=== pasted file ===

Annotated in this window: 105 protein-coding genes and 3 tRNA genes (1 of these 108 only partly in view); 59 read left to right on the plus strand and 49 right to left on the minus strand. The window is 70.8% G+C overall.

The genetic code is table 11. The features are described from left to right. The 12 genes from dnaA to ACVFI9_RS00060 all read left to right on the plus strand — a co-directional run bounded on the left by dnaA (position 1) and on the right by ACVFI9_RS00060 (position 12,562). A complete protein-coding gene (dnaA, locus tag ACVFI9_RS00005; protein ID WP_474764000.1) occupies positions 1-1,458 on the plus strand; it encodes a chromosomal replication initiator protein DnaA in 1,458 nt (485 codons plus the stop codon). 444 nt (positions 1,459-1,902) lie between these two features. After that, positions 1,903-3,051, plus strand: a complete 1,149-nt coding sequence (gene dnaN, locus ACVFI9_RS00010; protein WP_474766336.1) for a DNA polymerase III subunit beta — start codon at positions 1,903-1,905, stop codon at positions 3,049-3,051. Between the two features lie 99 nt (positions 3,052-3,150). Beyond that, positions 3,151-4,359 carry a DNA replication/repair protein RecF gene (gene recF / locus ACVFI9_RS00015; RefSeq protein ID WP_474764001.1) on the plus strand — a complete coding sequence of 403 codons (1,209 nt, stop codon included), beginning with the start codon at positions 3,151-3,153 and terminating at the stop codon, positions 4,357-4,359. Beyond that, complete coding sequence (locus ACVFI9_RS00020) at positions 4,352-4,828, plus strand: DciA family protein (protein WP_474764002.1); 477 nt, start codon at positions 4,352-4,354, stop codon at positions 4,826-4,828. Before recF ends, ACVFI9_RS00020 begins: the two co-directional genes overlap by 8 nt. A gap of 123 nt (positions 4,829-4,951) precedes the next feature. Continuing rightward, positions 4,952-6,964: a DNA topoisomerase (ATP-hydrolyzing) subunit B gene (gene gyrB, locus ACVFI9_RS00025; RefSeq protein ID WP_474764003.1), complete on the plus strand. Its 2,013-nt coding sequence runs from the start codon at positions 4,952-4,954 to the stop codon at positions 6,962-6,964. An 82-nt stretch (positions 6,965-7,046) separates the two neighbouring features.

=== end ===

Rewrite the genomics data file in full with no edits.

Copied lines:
Annotated in this window: 105 protein-coding genes and 3 tRNA genes (1 of these 108 only partly in view); 59 read left to right on the plus strand and 49 right to left on the minus strand. The window is 70.8% G+C overall.

The genetic code is table 11. The features are described from left to right. The 12 genes from dnaA to ACVFI9_RS00060 all read left to right on the plus strand — a co-directional run bounded on the left by dnaA (position 1) and on the right by ACVFI9_RS00060 (position 12,562). A complete protein-coding gene (dnaA, locus tag ACVFI9_RS00005; protein ID WP_474764000.1) occupies positions 1-1,458 on the plus strand; it encodes a chromosomal replication initiator protein DnaA in 1,458 nt (485 codons plus the stop codon). 444 nt (positions 1,459-1,902) lie between these two features. After that, positions 1,903-3,051, plus strand: a complete 1,149-nt coding sequence (gene dnaN, locus ACVFI9_RS00010; protein WP_474766336.1) for a DNA polymerase III subunit beta — start codon at positions 1,903-1,905, stop codon at positions 3,049-3,051. Between the two features lie 99 nt (positions 3,052-3,150). Beyond that, positions 3,151-4,359 carry a DNA replication/repair protein RecF gene (gene recF / locus ACVFI9_RS00015; RefSeq protein ID WP_474764001.1) on the plus strand — a complete coding sequence of 403 codons (1,209 nt, stop codon included), beginning with the start codon at positions 3,151-3,153 and terminating at the stop codon, positions 4,357-4,359. Beyond that, complete coding sequence (locus ACVFI9_RS00020) at positions 4,352-4,828, plus strand: DciA family protein (protein WP_474764002.1); 477 nt, start codon at positions 4,352-4,354, stop codon at positions 4,826-4,828. Before recF ends, ACVFI9_RS00020 begins: the two co-directional genes overlap by 8 nt. A gap of 123 nt (positions 4,829-4,951) precedes the next feature. Continuing rightward, positions 4,952-6,964: a DNA topoisomerase (ATP-hydrolyzing) subunit B gene (gene gyrB, locus ACVFI9_RS00025; RefSeq protein ID WP_474764003.1), complete on the plus strand. Its 2,013-nt coding sequence runs from the start codon at positions 4,952-4,954 to the stop codon at positions 6,962-6,964. An 82-nt stretch (positions 6,965-7,046) separates the two neighbouring features.